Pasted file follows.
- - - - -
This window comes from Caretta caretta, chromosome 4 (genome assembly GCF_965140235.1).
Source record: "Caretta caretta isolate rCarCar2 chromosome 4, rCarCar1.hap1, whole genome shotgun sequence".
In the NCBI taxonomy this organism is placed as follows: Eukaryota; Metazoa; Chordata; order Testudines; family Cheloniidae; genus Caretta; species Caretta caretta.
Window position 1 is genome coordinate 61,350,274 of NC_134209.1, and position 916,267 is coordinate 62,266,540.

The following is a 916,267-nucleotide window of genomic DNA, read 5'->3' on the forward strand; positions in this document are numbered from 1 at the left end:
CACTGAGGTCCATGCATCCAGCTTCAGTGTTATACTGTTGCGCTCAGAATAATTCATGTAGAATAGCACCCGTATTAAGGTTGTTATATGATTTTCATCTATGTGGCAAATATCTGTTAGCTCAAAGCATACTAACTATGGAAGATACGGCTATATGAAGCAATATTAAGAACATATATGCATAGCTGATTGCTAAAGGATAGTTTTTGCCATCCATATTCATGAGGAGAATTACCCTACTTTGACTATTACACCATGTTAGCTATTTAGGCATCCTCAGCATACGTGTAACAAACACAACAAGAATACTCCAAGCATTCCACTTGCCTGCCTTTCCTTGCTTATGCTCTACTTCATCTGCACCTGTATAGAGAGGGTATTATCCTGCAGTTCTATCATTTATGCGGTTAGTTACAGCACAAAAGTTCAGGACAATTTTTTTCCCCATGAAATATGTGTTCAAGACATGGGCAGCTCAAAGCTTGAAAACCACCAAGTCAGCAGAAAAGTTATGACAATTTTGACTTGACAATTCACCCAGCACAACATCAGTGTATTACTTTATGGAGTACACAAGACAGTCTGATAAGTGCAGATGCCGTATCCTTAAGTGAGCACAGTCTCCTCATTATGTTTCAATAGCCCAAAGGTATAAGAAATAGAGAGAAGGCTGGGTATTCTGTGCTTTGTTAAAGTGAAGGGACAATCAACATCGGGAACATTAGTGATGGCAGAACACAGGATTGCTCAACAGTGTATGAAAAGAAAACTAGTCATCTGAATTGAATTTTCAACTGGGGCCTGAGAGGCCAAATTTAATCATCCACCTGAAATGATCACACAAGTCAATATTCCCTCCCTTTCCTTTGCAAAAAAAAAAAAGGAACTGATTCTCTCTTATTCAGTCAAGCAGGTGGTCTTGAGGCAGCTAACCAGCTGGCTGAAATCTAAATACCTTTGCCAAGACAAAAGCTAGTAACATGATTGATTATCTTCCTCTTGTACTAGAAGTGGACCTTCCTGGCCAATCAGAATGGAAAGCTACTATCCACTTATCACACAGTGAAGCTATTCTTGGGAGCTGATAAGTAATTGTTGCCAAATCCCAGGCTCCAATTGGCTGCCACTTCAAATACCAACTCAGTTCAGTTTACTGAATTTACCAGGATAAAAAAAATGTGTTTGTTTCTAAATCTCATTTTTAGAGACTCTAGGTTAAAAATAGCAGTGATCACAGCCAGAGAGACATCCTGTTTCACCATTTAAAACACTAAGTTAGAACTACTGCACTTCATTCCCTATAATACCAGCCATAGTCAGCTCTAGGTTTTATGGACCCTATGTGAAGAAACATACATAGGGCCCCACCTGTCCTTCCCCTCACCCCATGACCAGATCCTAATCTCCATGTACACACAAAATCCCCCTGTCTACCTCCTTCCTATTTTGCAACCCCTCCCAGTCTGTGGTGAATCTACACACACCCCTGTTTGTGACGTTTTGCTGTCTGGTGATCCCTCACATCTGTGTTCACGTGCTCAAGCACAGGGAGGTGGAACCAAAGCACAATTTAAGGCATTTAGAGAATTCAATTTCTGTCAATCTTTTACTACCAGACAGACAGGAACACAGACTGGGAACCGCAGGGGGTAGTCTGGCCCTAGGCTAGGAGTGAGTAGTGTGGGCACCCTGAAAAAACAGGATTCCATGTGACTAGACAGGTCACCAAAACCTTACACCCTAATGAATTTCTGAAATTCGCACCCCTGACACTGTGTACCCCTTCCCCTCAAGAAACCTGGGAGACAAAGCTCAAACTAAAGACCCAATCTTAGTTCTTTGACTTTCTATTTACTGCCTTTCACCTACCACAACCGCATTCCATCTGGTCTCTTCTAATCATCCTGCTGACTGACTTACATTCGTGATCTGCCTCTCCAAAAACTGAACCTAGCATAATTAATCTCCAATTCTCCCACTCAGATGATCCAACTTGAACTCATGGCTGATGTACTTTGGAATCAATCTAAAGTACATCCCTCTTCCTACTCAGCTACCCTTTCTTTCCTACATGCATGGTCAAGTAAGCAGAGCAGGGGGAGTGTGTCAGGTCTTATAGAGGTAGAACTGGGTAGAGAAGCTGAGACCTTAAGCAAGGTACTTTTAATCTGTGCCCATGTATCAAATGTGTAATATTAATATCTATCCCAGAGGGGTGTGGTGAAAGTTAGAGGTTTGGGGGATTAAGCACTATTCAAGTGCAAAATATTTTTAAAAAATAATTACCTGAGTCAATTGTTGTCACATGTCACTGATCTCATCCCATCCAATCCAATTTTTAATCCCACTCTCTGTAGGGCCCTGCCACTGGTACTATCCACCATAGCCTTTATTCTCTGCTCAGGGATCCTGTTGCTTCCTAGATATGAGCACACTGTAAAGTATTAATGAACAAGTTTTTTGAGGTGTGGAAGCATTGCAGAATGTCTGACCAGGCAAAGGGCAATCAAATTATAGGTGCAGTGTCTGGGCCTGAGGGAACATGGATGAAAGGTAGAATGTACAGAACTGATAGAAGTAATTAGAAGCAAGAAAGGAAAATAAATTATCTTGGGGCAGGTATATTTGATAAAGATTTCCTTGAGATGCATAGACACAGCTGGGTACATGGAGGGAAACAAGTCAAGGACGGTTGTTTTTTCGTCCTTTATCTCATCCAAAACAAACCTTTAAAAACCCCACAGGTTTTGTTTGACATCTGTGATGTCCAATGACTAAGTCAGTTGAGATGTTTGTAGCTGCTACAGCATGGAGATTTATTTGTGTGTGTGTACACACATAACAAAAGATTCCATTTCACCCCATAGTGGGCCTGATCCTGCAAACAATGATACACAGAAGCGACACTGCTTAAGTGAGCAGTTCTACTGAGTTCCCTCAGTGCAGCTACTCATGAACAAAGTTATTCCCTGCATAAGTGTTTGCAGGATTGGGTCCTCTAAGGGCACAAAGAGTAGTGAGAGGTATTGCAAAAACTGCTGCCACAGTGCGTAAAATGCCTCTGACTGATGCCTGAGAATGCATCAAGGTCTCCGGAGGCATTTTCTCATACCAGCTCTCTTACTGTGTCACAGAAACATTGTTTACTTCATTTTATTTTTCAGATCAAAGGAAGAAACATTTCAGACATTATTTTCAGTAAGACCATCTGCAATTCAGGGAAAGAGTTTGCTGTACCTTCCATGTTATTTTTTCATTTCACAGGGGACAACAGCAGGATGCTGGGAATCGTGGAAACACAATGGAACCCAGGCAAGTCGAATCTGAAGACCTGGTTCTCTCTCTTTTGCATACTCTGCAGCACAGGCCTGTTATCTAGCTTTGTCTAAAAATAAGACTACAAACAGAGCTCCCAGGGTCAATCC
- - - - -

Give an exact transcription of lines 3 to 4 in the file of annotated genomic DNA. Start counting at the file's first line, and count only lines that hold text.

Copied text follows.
In the NCBI taxonomy this organism is placed as follows: Eukaryota; Metazoa; Chordata; order Testudines; family Cheloniidae; genus Caretta; species Caretta caretta.
Window position 1 is genome coordinate 61,350,274 of NC_134209.1, and position 916,267 is coordinate 62,266,540.